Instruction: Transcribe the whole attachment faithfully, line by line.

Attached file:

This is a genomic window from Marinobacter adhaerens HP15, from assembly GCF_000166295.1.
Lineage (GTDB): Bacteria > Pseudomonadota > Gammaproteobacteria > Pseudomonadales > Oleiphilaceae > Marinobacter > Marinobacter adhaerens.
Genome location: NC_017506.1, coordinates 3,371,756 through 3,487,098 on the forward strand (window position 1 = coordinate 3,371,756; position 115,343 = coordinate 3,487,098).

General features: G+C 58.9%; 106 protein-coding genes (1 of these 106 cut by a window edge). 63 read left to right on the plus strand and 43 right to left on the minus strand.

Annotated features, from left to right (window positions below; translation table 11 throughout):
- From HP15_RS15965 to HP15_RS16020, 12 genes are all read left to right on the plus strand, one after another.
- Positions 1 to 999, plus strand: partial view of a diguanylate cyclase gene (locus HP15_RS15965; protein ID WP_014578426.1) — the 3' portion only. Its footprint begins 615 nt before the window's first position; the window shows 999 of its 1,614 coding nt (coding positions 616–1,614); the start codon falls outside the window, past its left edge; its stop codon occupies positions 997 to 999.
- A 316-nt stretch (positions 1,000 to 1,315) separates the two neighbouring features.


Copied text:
This is a genomic window from Marinobacter adhaerens HP15, from assembly GCF_000166295.1.
Lineage (GTDB): Bacteria > Pseudomonadota > Gammaproteobacteria > Pseudomonadales > Oleiphilaceae > Marinobacter > Marinobacter adhaerens.
Genome location: NC_017506.1, coordinates 3,371,756 through 3,487,098 on the forward strand (window position 1 = coordinate 3,371,756; position 115,343 = coordinate 3,487,098).

General features: G+C 58.9%; 106 protein-coding genes (1 of these 106 cut by a window edge). 63 read left to right on the plus strand and 43 right to left on the minus strand.

Annotated features, from left to right (window positions below; translation table 11 throughout):
- From HP15_RS15965 to HP15_RS16020, 12 genes are all read left to right on the plus strand, one after another.
- Positions 1 to 999, plus strand: partial view of a diguanylate cyclase gene (locus HP15_RS15965; protein ID WP_014578426.1) — the 3' portion only. Its footprint begins 615 nt before the window's first position; the window shows 999 of its 1,614 coding nt (coding positions 616–1,614); the start codon falls outside the window, past its left edge; its stop codon occupies positions 997 to 999.
- A 316-nt stretch (positions 1,000 to 1,315) separates the two neighbouring features.